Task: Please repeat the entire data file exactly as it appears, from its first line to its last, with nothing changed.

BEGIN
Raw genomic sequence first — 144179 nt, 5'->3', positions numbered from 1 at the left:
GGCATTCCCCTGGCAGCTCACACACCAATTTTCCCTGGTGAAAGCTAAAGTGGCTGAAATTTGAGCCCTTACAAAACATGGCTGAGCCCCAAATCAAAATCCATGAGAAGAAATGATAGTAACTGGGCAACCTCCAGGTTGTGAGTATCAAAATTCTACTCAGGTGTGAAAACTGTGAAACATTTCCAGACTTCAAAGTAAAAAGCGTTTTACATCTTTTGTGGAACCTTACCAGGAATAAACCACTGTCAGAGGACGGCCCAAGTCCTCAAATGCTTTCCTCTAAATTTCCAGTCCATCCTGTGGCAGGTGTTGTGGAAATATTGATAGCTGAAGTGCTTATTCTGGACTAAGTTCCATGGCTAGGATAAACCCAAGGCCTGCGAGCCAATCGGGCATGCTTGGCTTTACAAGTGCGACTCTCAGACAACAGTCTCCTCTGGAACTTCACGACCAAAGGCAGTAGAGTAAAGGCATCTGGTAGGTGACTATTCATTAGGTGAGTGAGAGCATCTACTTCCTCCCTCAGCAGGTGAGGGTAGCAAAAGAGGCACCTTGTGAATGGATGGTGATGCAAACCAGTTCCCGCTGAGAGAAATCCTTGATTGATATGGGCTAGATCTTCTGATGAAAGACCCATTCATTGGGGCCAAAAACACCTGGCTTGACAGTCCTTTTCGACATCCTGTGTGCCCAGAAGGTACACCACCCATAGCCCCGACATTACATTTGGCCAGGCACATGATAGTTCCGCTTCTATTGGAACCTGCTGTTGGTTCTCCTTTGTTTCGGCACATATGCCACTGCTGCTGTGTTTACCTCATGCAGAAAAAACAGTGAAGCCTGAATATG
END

Raw genomic sequence first — 144179 nt, 5'->3', positions numbered from 1 at the left:
GGCATTCCCCTGGCAGCTCACACACCAATTTTCCCTGGTGAAAGCTAAAGTGGCTGAAATTTGAGCCCTTACAAAACATGGCTGAGCCCCAAATCAAAATCCATGAGAAGAAATGATAGTAACTGGGCAACCTCCAGGTTGTGAGTATCAAAATTCTACTCAGGTGTGAAAACTGTGAAACATTTCCAGACTTCAAAGTAAAAAGCGTTTTACATCTTTTGTGGAACCTTACCAGGAATAAACCACTGTCAGAGGACGGCCCAAGTCCTCAAATGCTTTCCTCTAAATTTCCAGTCCATCCTGTGGCAGGTGTTGTGGAAATATTGATAGCTGAAGTGCTTATTCTGGACTAAGTTCCATGGCTAGGATAAACCCAAGGCCTGCGAGCCAATCGGGCATGCTTGGCTTTACAAGTGCGACTCTCAGACAACAGTCTCCTCTGGAACTTCACGACCAAAGGCAGTAGAGTAAAGGCATCTGGTAGGTGACTATTCATTAGGTGAGTGAGAGCATCTACTTCCTCCCTCAGCAGGTGAGGGTAGCAAAAGAGGCACCTTGTGAATGGATGGTGATGCAAACCAGTTCCCGCTGAGAGAAATCCTTGATTGATATGGGCTAGATCTTCTGATGAAAGACCCATTCATTGGGGCCAAAAACACCTGGCTTGACAGTCCTTTTCGACATCCTGTGTGCCCAGAAGGTACACCACCCATAGCCCCGACATTACATTTGGCCAGGCACATGATAGTTCCGCTTCTATTGGAACCTGCTGTTGGTTCTCCTTTGTTTCGGCACATATGCCACTGCTGCTGTGTTTACCTCATGCAGAAAAAACAGTGAAGCCTGAATATG